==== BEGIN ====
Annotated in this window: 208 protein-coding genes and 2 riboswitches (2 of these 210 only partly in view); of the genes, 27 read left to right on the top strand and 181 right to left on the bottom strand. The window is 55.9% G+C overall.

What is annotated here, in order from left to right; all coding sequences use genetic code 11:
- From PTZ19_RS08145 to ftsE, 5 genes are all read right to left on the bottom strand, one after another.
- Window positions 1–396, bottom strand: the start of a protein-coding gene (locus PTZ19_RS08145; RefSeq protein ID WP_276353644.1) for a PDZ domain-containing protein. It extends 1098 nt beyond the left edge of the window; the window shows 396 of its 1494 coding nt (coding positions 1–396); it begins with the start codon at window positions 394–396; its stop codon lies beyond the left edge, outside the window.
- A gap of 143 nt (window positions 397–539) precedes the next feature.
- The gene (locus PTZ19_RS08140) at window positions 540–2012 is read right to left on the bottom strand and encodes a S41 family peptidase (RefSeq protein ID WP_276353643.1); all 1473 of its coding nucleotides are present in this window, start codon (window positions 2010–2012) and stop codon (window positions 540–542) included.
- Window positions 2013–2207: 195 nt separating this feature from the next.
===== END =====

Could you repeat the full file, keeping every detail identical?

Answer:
Annotated in this window: 208 protein-coding genes and 2 riboswitches (2 of these 210 only partly in view); of the genes, 27 read left to right on the top strand and 181 right to left on the bottom strand. The window is 55.9% G+C overall.

What is annotated here, in order from left to right; all coding sequences use genetic code 11:
- From PTZ19_RS08145 to ftsE, 5 genes are all read right to left on the bottom strand, one after another.
- Window positions 1–396, bottom strand: the start of a protein-coding gene (locus PTZ19_RS08145; RefSeq protein ID WP_276353644.1) for a PDZ domain-containing protein. It extends 1098 nt beyond the left edge of the window; the window shows 396 of its 1494 coding nt (coding positions 1–396); it begins with the start codon at window positions 394–396; its stop codon lies beyond the left edge, outside the window.
- A gap of 143 nt (window positions 397–539) precedes the next feature.
- The gene (locus PTZ19_RS08140) at window positions 540–2012 is read right to left on the bottom strand and encodes a S41 family peptidase (RefSeq protein ID WP_276353643.1); all 1473 of its coding nucleotides are present in this window, start codon (window positions 2010–2012) and stop codon (window positions 540–542) included.
- Window positions 2013–2207: 195 nt separating this feature from the next.